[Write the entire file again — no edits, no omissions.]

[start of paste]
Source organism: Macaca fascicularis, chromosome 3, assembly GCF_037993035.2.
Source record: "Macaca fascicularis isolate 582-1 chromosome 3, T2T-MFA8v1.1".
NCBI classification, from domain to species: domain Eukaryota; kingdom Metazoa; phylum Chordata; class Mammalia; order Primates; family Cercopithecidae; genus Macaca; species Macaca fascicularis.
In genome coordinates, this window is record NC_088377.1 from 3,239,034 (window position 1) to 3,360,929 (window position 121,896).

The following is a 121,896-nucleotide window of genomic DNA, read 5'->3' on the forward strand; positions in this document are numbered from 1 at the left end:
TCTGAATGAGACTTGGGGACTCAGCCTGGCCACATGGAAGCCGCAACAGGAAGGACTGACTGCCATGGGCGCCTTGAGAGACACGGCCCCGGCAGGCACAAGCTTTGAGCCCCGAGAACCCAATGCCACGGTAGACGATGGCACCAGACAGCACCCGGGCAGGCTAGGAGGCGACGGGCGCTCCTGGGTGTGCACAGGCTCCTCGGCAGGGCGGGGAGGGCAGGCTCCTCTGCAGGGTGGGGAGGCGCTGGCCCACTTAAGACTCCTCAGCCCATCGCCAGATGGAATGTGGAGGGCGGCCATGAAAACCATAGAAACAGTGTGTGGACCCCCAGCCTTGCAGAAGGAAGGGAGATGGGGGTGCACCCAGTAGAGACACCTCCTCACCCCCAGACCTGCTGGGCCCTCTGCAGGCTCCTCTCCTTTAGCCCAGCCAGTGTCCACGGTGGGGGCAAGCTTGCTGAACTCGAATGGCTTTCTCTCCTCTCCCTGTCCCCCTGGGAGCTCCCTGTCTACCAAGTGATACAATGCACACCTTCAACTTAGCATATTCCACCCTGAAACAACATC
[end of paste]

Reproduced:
Source organism: Macaca fascicularis, chromosome 3, assembly GCF_037993035.2.
Source record: "Macaca fascicularis isolate 582-1 chromosome 3, T2T-MFA8v1.1".
NCBI classification, from domain to species: domain Eukaryota; kingdom Metazoa; phylum Chordata; class Mammalia; order Primates; family Cercopithecidae; genus Macaca; species Macaca fascicularis.
In genome coordinates, this window is record NC_088377.1 from 3,239,034 (window position 1) to 3,360,929 (window position 121,896).

The following is a 121,896-nucleotide window of genomic DNA, read 5'->3' on the forward strand; positions in this document are numbered from 1 at the left end:
TCTGAATGAGACTTGGGGACTCAGCCTGGCCACATGGAAGCCGCAACAGGAAGGACTGACTGCCATGGGCGCCTTGAGAGACACGGCCCCGGCAGGCACAAGCTTTGAGCCCCGAGAACCCAATGCCACGGTAGACGATGGCACCAGACAGCACCCGGGCAGGCTAGGAGGCGACGGGCGCTCCTGGGTGTGCACAGGCTCCTCGGCAGGGCGGGGAGGGCAGGCTCCTCTGCAGGGTGGGGAGGCGCTGGCCCACTTAAGACTCCTCAGCCCATCGCCAGATGGAATGTGGAGGGCGGCCATGAAAACCATAGAAACAGTGTGTGGACCCCCAGCCTTGCAGAAGGAAGGGAGATGGGGGTGCACCCAGTAGAGACACCTCCTCACCCCCAGACCTGCTGGGCCCTCTGCAGGCTCCTCTCCTTTAGCCCAGCCAGTGTCCACGGTGGGGGCAAGCTTGCTGAACTCGAATGGCTTTCTCTCCTCTCCCTGTCCCCCTGGGAGCTCCCTGTCTACCAAGTGATACAATGCACACCTTCAACTTAGCATATTCCACCCTGAAACAACATC